We need more directors willing to take risks with films like Get Out.
"Bed of Roses" tells a sappy story about two sad sacks who get more or less what they deserve - each other. It's one of those weepers that might have made sense in the 1930s, with big stars to let us know it was only kidding. But I'm afraid this movie is very serious about its romance, which is so earnest and sweet that I kept hoping at least one of the lovers would turn out to be a slasher.
The film opens with a day in the life of Lisa (Mary Stuart Masterson), a top-level executive whose private life is empty despite the presence (or more often the absence) of a boyfriend. Both of them are workaholics, making it convenient to go with a person who has no time for them. One day Lisa gets some news: A man named Stanley has died in Philadelphia. On the same day, she receives a mysterious delivery of flowers, from an anonymous admirer.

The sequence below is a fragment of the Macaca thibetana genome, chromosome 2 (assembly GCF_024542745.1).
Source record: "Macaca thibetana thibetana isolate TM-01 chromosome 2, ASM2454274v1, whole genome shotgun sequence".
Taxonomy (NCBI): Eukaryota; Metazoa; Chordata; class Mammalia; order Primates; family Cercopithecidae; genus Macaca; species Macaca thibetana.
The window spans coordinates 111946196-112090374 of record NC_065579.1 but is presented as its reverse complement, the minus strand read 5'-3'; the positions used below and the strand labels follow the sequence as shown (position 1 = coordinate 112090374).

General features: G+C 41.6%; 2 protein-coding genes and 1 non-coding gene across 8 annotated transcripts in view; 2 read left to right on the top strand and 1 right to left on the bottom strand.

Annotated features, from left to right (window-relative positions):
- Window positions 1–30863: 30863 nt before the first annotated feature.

We learn more about Stanley later: He was Lisa's abusive adoptive father, who reared her after she was abandoned at an airport. Stanley's wife died soon after the adoption; Lisa is a woman with more missing parents than most. (There is even a flashback to little Lisa asking the drunken, sullen Stanley, "When's my birthday?" and him growling, "You don't have a birthday.") Back to the present. Who are the flowers from? She cross-examines the deliveryman, named Lewis (Christian Slater). He claims to know nothing, but later confesses the flowers are from him.
He takes long walks at night, you see, to try to forget the pain of his wife and child having died, and one day he saw her standing in her window, and fell in love. Oh, and he owns the florist shop.